Laqueur is convinced that Europeans (and their liberal American admirers) have been living in a state of “delusion.” He is ruthless in skewering a series of recent American books touting Europe as the world’s emerging “soft superpower,” a continent destined to lead the world through its exemplary combination of benevolence and justice. The notion that the hard-eyed powers of the world will — on the basis of sheer inspiration — come to emulate European rule of law comes in for polite ridicule by Laqueur. The Last Days of Europe‘s fascinating chapter on Russia is a case study in failed expectations for democratic and market universalism, and therefore also a study in the recalcitrance of culture.
Europe’s disastrous and deluded decline is so obvious to Laqueur that he expends considerable energy wondering out loud how anyone could ever have taken the world-wide triumph of European “soft power” seriously to begin with. Reading Laqueur, it’s tough not to notice parallels between the leftist fantasy of a pacifist, rule-bound world and the Bush administration’s own overconfidence in the power of exemplary democracy. The Bush administration’s willingness to use military force is generally contrasted with the European (and American) Left’s abhorrence of force and preference for soft power. Yet the two positions are less at odds than meets the eye.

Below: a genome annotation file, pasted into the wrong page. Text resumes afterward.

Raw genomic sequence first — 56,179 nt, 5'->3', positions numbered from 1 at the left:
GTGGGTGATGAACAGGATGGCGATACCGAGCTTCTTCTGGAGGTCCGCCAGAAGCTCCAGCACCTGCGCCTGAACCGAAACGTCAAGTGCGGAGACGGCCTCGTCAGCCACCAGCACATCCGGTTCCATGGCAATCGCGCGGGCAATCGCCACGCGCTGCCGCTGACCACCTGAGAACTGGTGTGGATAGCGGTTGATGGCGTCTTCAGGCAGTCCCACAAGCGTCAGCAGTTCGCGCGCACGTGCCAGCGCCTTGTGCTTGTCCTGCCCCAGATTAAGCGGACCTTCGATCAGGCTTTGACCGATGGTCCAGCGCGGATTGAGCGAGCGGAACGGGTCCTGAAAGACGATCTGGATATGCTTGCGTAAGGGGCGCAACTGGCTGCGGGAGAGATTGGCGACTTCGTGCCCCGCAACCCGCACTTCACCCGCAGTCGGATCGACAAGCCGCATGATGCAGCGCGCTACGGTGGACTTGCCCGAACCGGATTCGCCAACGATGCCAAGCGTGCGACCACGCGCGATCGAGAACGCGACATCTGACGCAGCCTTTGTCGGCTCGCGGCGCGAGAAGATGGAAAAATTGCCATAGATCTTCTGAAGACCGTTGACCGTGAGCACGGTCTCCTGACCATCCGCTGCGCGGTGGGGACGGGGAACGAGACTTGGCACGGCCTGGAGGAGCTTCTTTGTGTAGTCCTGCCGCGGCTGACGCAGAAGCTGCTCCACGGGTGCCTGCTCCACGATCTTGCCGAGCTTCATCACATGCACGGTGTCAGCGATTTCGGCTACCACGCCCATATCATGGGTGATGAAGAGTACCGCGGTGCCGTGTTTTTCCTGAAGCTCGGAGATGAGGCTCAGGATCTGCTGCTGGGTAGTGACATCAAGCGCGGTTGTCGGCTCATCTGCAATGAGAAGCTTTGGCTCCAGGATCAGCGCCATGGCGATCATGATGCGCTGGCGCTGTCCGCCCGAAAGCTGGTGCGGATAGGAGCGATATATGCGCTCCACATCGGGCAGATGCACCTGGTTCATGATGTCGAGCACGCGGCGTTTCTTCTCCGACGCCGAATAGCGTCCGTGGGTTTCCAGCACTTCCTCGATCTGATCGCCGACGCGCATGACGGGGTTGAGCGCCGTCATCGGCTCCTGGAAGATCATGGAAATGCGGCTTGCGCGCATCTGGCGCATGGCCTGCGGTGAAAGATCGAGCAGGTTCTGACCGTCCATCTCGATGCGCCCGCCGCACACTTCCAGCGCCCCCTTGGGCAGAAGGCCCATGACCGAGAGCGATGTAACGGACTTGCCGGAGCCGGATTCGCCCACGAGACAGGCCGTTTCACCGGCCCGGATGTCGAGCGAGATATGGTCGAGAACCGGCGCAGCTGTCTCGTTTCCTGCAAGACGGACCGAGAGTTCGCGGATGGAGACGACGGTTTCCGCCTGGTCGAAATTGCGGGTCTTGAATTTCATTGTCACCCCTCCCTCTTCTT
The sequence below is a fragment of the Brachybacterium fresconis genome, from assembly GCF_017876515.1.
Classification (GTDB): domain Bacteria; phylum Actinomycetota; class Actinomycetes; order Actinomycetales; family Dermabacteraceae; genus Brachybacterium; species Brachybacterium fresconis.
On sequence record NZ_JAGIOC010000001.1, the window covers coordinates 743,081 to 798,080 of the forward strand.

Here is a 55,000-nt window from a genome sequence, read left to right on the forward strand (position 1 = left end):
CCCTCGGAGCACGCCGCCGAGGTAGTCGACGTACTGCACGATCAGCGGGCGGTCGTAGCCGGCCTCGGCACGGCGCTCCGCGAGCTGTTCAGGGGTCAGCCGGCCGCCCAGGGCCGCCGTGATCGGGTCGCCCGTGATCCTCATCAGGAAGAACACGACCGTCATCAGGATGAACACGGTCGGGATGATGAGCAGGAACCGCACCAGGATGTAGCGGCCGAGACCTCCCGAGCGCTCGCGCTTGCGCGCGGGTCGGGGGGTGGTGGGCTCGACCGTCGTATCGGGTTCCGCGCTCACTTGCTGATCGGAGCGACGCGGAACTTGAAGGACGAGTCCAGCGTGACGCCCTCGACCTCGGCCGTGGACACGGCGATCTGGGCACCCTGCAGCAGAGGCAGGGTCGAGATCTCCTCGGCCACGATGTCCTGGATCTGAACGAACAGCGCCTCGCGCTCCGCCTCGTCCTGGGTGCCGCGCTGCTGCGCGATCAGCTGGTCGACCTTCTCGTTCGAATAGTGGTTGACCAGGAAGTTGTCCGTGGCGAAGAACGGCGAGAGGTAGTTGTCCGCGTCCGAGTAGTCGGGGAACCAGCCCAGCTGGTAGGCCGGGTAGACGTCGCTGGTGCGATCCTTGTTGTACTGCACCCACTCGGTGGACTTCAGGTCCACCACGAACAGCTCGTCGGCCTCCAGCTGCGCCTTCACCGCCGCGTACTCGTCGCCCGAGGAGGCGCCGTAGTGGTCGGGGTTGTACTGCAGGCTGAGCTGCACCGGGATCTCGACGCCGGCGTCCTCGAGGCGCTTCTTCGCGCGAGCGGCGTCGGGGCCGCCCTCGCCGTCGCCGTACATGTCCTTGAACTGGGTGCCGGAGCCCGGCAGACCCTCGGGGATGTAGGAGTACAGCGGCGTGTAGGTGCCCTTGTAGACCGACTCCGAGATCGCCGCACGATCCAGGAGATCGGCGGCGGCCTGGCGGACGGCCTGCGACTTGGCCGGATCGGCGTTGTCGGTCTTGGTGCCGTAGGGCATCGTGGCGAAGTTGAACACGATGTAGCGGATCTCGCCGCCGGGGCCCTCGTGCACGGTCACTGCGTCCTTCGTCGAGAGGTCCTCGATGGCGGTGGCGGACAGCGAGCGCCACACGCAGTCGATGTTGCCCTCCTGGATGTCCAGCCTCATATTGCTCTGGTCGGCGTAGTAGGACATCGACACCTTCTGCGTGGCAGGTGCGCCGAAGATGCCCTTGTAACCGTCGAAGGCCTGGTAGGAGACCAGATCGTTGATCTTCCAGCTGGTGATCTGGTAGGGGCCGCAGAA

True, the president’s strategy required that military force be used to implant democracy in the heart of the Muslim world. Yet the plan was to avoid the need for a heavy military “footprint” in Iraq, or for military actions against other powers, by allowing democracy’s allegedly universal appeal to spread spontaneously through both Iraq and the region. The Western Left adheres to an only slightly different fantasy of democratic contagion. If the Bush administration unwisely depended on the domino effect of elections in Iraq, the fantasy of a “soft superpower” depends on the supposed domino effect of policies like the abolition of capital punishment and rule by the International Criminal Court.